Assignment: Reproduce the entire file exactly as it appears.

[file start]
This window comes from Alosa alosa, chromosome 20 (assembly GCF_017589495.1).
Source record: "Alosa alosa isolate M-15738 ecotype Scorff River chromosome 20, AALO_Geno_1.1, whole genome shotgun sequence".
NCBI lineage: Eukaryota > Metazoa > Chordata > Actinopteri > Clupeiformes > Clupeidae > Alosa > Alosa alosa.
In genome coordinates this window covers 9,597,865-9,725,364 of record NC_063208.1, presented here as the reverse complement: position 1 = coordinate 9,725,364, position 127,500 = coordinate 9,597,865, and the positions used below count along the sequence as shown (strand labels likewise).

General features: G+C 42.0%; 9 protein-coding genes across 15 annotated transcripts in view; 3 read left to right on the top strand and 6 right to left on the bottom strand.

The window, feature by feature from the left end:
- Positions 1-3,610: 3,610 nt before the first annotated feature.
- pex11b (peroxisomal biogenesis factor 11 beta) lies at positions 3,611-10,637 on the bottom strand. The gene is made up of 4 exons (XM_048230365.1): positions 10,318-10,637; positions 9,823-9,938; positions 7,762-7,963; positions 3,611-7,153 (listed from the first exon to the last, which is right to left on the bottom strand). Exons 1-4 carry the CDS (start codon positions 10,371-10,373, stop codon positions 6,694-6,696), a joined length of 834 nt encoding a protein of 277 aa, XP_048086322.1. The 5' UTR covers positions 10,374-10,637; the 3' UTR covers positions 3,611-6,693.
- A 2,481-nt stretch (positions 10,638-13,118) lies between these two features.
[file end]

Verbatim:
This window comes from Alosa alosa, chromosome 20 (assembly GCF_017589495.1).
Source record: "Alosa alosa isolate M-15738 ecotype Scorff River chromosome 20, AALO_Geno_1.1, whole genome shotgun sequence".
NCBI lineage: Eukaryota > Metazoa > Chordata > Actinopteri > Clupeiformes > Clupeidae > Alosa > Alosa alosa.
In genome coordinates this window covers 9,597,865-9,725,364 of record NC_063208.1, presented here as the reverse complement: position 1 = coordinate 9,725,364, position 127,500 = coordinate 9,597,865, and the positions used below count along the sequence as shown (strand labels likewise).

General features: G+C 42.0%; 9 protein-coding genes across 15 annotated transcripts in view; 3 read left to right on the top strand and 6 right to left on the bottom strand.

The window, feature by feature from the left end:
- Positions 1-3,610: 3,610 nt before the first annotated feature.
- pex11b (peroxisomal biogenesis factor 11 beta) lies at positions 3,611-10,637 on the bottom strand. The gene is made up of 4 exons (XM_048230365.1): positions 10,318-10,637; positions 9,823-9,938; positions 7,762-7,963; positions 3,611-7,153 (listed from the first exon to the last, which is right to left on the bottom strand). Exons 1-4 carry the CDS (start codon positions 10,371-10,373, stop codon positions 6,694-6,696), a joined length of 834 nt encoding a protein of 277 aa, XP_048086322.1. The 5' UTR covers positions 10,374-10,637; the 3' UTR covers positions 3,611-6,693.
- A 2,481-nt stretch (positions 10,638-13,118) lies between these two features.